Second Year Website Anniversary


Today is the second anniversary of me using this website to share my thoughts on how the United States applies the instruments of national power.  (You can read my first-anniversary post here.) I am pleased that during the past year I successfully balanced family, work, graduate school, and writing.  I am also happy to have begun appearing on podcasts.  Additionally, I started a new category on my website called Quick Thoughts to capture any of my tweets that I think may be of value to my readers or to myself in the future.

On this anniversary I want to publicly thank John Little of Blogs of War, Mick Cook of The Dead Prussian Podcast, Chelsea Daymon of Loopcast, and Susan Hennessey and Quinta Jurecic of Lawfare for finding my content to be valuable enough to share on their platforms.

Similar to before, I want to share my top five favorite articles that I have written in the last year:

5.  Behavior Change and the Instruments of Power — In this article, I analyze and discuss the intersection of psychological theory, foreign policy, and strategy.

4.  Strategies, Plans, & Quotations — In this article I link quotes from well known national security authors with the notional phases of an operational plan depicted in the August 11, 2011, version of U.S. Department of Defense Joint Publication 5-0, “Joint Operational Planning.”

3.  Defeating ISIL Will Strengthen IS — This article discusses how defeating the regional threat posed by the Islamic State of Iraq and the Levant within Syria and Iraq will strengthen the violent extremist ideology known as the Islamic State which knows no geographical limitations.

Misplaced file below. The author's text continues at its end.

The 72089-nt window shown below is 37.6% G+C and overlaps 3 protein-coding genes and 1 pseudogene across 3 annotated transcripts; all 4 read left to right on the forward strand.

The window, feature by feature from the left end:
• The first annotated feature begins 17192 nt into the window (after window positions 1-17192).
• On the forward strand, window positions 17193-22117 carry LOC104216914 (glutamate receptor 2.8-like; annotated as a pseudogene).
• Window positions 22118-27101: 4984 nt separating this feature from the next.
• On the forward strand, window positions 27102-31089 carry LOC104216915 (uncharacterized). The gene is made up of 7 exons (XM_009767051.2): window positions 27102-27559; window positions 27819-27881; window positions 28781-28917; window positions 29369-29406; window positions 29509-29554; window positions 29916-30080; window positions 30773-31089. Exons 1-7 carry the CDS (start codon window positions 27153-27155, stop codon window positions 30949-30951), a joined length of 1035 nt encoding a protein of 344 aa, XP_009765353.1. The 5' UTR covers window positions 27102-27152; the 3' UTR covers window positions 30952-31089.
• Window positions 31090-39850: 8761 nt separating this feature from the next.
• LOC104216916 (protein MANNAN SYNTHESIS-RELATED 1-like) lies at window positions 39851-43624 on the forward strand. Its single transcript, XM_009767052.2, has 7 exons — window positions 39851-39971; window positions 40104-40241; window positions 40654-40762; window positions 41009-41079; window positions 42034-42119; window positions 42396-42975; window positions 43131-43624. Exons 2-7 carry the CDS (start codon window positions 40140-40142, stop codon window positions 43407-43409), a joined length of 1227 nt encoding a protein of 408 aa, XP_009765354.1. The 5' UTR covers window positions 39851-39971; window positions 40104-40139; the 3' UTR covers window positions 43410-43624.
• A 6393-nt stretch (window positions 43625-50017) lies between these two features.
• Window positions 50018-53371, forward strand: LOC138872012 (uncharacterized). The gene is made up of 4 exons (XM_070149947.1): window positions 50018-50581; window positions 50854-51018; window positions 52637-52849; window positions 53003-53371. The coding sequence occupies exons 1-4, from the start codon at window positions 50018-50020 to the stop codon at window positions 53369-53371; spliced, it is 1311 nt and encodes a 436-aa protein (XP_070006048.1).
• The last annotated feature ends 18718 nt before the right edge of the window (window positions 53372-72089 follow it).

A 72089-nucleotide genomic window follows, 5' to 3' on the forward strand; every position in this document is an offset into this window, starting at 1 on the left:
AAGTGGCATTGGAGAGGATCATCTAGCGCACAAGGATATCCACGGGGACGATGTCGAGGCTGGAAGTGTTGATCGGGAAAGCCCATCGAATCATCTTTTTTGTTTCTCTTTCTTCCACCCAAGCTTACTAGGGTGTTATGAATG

2.  National Security Adaptations to Below Established Threshold Activities — This article examines how Competitors have adapted to U.S. nuclear and conventional deterrence by conducting activities below established thresholds such as the North Atlantic Treaty Organization’s Article 5 in order to meet their desired end state. The article further suggests what steps the U.S. national security community should take to address such below threshold activities.

1.  Reading, Writing, and Refining National Security Principles — Inspired by J.C. Wylie’s general theory of power control this article distills my views of national security down to a succinct six principles. 

As I type I have 1,518 followers on Twitter and 40 people who receive my articles via email.  I continue to be amazed by this as I never anticipated that my thoughts would be valued by others.  When I started this website I wondered if it would be me writing to myself.  Little did I know it would become so much more.  I want to say thank you to my 1,518 + 40 readers of today as you motivate me to keep doing what I do.  Last but certainly not least I want to thank my friends in the Military Writer’s Guild.  Together we have made a lot of progress in the last year and I have no doubt we will continue to do so.

What is next?  I am not quite sure.  I will continue to write and podcast as time allows and events inspire.  I have an outline for a book that I am working on, but my motivation waxes and wanes as the subject tends to upset me the more I get into it.  Beyond that, I will end with a quote I often use in e-mails at work, “More to follow as I know more.”